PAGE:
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Publication numberUS5216681 A
Publication typeGrant
Application numberUS 07/739,974
Publication dateJun 1, 1993
Filing dateAug 5, 1991
Priority dateAug 5, 1991
Fee statusPaid
Publication number07739974, 739974, US 5216681 A, US 5216681A, US-A-5216681, US5216681 A, US5216681A
InventorsRandall J. St. Pierre, Hagop Injeyan, Larry G. DeShazer
Original AssigneeTrw Inc.
Export CitationBiBTeX, EndNote, RefMan
External Links: USPTO, USPTO Assignment, Espacenet
Highly-efficient solid-state blue laser
US 5216681 A
Abstract
A highly-efficient solid-state blue laser that exploits a strong emission line provided by a solid-state laser medium of neodymium-doped scandium oxide (Nd:Sc2 O3) to produce a beam of coherent blue light at a wavelength matching the absorption line of cesium at 455.6 nm (0.4556 microns). The solid-state blue laser includes the laser medium of neodymium-doped scandium oxide, a semiconductor diode laser array for optically pumping the laser medium to produce a beam of coherent infrared radiation at a wavelength of approximately 1367 nm (1.367 microns), and optical means for tripling the frequency of the beam of coherent infrared radiation to produce a beam of coherent blue light at the wavelength of approximately 455.6 nm. The solid-state blue laser is simple, highly efficient and provides relatively high power outputs.
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Claims(12)
We claim:
1. A solid-state blue laser, comprising:
a solid-state laser medium of neodymium-doped scandium oxide (Nd:Sc2 O3);
a semiconductor diode laser array for optically pumping the laser medium to produce a beam of coherent infrared radiation at a wavelength of approximately 1367 nanometers; and
optical means for tripling the frequency of the beam of coherent infrared radiation to produce a beam of coherent blue light at a wavelength of approximately 455.6 nanometers.
2. The solid-state blue laser as set forth in claim 1, wherein the optical means includes a doubling crystal and a summing crystal.
3. The solid-state blue laser as set forth in claim 1, and further including an injection seeder to injection lock the laser medium at the wavelength of 1367 nanometers.
4. The solid-state blue laser as set forth in claim 1, wherein the scandium metal is partially replaced by gadolinium.
5. A solid-state blue laser, comprising:
a solid-state laser medium of neodymium-doped scandium oxide (Nd:Sc2 O3), the laser medium being pumped to produce a beam of coherent infrared radiation at a wavelength of approximately 1367 nanometers; and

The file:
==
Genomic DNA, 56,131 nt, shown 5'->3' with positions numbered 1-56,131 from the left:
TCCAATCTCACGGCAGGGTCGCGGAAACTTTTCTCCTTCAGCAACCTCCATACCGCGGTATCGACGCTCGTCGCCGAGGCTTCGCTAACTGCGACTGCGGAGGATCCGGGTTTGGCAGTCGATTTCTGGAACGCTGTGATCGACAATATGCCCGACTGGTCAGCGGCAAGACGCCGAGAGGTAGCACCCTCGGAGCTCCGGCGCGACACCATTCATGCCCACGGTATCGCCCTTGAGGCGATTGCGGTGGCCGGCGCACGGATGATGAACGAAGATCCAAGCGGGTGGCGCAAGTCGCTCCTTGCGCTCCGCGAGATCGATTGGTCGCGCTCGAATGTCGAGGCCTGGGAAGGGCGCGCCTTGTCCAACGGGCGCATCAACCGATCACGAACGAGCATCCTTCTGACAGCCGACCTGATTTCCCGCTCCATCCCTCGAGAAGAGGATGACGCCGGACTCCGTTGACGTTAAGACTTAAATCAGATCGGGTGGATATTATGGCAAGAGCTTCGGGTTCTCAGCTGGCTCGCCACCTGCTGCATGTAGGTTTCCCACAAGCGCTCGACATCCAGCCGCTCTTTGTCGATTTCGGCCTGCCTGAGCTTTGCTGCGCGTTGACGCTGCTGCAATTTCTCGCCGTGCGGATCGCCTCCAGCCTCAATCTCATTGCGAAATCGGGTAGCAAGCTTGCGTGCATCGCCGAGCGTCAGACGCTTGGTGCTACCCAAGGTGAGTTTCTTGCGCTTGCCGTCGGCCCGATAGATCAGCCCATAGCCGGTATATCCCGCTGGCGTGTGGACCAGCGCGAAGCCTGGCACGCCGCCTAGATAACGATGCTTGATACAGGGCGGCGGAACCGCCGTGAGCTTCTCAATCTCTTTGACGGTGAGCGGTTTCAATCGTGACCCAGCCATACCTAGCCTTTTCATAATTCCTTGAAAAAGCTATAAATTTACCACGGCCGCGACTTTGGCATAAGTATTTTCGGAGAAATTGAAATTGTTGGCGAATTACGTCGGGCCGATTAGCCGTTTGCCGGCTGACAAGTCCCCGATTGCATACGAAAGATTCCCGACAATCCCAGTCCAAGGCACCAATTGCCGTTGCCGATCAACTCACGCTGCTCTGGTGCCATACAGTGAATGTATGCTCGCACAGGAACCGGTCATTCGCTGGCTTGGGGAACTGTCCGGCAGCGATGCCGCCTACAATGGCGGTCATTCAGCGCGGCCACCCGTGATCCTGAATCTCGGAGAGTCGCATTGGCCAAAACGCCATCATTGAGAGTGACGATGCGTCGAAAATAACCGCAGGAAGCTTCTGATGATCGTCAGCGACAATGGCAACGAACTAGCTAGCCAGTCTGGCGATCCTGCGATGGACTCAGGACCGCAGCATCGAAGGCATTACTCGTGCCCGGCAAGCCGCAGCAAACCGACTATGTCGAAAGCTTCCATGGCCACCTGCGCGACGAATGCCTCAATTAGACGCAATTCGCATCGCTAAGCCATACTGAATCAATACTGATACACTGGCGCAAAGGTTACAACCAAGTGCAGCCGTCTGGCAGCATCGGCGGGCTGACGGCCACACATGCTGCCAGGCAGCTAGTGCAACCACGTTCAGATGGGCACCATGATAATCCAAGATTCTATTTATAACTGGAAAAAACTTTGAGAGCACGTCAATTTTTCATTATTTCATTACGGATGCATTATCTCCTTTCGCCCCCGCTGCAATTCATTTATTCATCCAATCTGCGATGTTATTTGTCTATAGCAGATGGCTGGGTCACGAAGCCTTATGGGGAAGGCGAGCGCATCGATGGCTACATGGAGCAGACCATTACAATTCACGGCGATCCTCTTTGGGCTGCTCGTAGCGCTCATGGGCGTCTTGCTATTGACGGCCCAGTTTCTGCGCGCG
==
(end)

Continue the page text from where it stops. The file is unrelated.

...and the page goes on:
optical means for tripling the frequency of the beam of coherent infrared radiation to form a beam of coherent blue light at a wavelength of approximately 455.6 nanometers.
6. The solid-state blue laser as set forth in claim 5, wherein the optical means includes a doubling crystal and a summing crystal.
7. The solid-state blue laser as set forth in claim 5, and further including an injection seeder to injection lock the laser medium at the wavelength of 1367 nanometers.
8. The solid-state blue laser as set forth in claim 5, wherein the scandium metal is partially replaced by gadolinium.
9. A solid-state laser medium, comprising:
a scandium oxide (Sc2 O3) host material doped with trivalent neodymium ions (Nd3+), wherein the host material is doped with neodymium ions to a concentration of between approximately 0.25% and 4%.
10. The solid-state blue laser as set forth in claim 9, wherein the scandium metal is partially replaced by gadolinium.
11. A method for generating coherent blue light, comprising the steps of:
pumping a solid-state laser medium of neodymium-doped scandium oxide (Nd:Sc2 O3) with optical radiation to excite a beam of coherent infrared radiation at a wavelength of approximately 1367 nanometers; and
tripling the frequency of the beam of coherent infrared radiation to form a beam of coherent blue light at a wavelength of approximately 455.6 nanometers.
12. The method as set forth in claim 11, wherein the scandium metal is partially replaced by gadolinium.
Description
BACKGROUND OF THE INVENTION

This invention relates generally to solid-state lasers and, more particularly, to solid-state blue-green lasers, which operate at wavelengths between approximately 450 nanometers (0.45 microns) and 580 nm (0.58 microns).

Blue-green lasers have been proposed for use as a communications link between orbiting satellites and underwater submarines. The blue-green region of the electromagnetic spectrum is of interest because attenuation of light through sea water is minimized at the blue-green wavelengths. A submarine communications link would include an array of blue-green lasers positioned on each of a number of orbiting satellites to provide complete coverage of the earth's oceans and a very sensitive detection device placed onboard each submarine to receive the very faint laser signals.

The submarine detection device would require a solar filter, such as an atomic resonance filter, to remove background solar radiation which otherwise would prevent detection of the laser signals. An atomic resonance filter provides filtering by absorbing light at one wavelength and then reradiating the energy at another wavelength. The reradiated energy is then detected by some type of photodetector, such as a photomultiplier tube. One particular type of atomic resonance filter uses elemental cesium in vapor form and has absorption lines in the blue region of the electromagnetic spectrum at wavelengths of 455.6 nm (0.4556 microns) and 459.3 nm (0.4593 microns).